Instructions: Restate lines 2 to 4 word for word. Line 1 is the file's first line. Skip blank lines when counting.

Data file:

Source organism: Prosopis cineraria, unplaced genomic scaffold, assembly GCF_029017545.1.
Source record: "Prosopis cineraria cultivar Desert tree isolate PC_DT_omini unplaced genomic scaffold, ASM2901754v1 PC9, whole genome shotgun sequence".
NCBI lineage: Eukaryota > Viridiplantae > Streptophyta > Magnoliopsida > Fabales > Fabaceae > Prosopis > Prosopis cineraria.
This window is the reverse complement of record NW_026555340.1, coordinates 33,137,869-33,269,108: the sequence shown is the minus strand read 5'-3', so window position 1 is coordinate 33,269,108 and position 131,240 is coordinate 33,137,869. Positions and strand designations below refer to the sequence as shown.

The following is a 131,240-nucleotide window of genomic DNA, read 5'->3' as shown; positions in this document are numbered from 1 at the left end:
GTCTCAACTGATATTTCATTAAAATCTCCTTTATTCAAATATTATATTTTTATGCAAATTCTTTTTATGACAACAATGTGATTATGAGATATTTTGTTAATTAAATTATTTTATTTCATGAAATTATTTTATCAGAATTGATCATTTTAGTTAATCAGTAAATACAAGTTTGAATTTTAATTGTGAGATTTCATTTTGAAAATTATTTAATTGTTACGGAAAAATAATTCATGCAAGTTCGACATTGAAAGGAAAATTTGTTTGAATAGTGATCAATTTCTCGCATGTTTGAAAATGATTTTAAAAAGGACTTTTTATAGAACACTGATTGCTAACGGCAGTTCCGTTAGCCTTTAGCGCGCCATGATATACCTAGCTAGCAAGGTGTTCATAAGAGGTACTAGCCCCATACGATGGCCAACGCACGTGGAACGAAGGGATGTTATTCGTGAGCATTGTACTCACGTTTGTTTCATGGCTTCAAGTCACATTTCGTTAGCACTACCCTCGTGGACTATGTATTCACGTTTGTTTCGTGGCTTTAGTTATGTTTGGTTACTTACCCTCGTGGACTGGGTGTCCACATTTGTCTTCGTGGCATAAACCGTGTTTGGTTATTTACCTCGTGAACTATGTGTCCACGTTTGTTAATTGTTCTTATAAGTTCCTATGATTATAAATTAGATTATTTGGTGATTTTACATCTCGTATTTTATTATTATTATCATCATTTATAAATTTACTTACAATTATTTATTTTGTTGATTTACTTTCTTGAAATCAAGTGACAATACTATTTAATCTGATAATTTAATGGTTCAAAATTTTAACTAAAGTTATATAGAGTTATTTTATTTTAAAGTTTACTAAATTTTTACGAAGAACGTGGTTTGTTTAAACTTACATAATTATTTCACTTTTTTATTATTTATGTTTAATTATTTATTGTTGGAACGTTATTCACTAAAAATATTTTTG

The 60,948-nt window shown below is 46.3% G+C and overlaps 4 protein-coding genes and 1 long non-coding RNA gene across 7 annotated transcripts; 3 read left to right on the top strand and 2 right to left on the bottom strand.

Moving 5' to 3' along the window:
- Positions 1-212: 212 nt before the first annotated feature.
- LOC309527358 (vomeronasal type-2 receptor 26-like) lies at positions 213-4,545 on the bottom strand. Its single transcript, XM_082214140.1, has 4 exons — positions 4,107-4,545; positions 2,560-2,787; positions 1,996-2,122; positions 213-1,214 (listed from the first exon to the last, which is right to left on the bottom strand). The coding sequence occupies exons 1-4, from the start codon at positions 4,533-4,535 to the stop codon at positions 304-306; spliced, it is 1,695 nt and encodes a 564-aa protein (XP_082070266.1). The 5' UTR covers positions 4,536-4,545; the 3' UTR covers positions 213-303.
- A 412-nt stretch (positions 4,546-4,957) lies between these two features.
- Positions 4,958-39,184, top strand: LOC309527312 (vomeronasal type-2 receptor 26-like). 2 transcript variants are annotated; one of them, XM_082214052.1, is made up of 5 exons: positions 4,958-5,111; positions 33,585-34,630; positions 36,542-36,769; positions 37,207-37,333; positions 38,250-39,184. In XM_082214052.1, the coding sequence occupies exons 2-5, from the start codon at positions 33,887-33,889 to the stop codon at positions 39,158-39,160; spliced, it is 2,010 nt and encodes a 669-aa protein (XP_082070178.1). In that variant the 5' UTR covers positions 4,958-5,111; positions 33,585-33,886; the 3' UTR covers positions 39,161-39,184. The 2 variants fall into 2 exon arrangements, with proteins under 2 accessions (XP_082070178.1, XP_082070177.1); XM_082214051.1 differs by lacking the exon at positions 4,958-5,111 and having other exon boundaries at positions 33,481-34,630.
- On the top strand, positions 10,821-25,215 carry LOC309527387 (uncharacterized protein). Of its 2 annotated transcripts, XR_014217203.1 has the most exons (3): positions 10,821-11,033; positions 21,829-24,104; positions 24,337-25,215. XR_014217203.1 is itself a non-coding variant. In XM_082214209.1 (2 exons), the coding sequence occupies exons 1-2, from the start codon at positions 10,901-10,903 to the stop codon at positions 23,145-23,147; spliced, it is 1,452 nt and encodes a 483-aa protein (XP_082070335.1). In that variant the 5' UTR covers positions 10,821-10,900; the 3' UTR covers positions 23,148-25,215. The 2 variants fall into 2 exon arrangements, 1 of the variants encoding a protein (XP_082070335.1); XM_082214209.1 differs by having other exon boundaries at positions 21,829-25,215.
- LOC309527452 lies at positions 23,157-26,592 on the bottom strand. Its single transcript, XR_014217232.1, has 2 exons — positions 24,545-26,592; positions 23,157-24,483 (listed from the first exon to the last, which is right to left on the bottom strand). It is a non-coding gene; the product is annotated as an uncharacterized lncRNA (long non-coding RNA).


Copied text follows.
Source record: "Prosopis cineraria cultivar Desert tree isolate PC_DT_omini unplaced genomic scaffold, ASM2901754v1 PC9, whole genome shotgun sequence".
NCBI lineage: Eukaryota > Viridiplantae > Streptophyta > Magnoliopsida > Fabales > Fabaceae > Prosopis > Prosopis cineraria.
This window is the reverse complement of record NW_026555340.1, coordinates 33,137,869-33,269,108: the sequence shown is the minus strand read 5'-3', so window position 1 is coordinate 33,269,108 and position 131,240 is coordinate 33,137,869. Positions and strand designations below refer to the sequence as shown.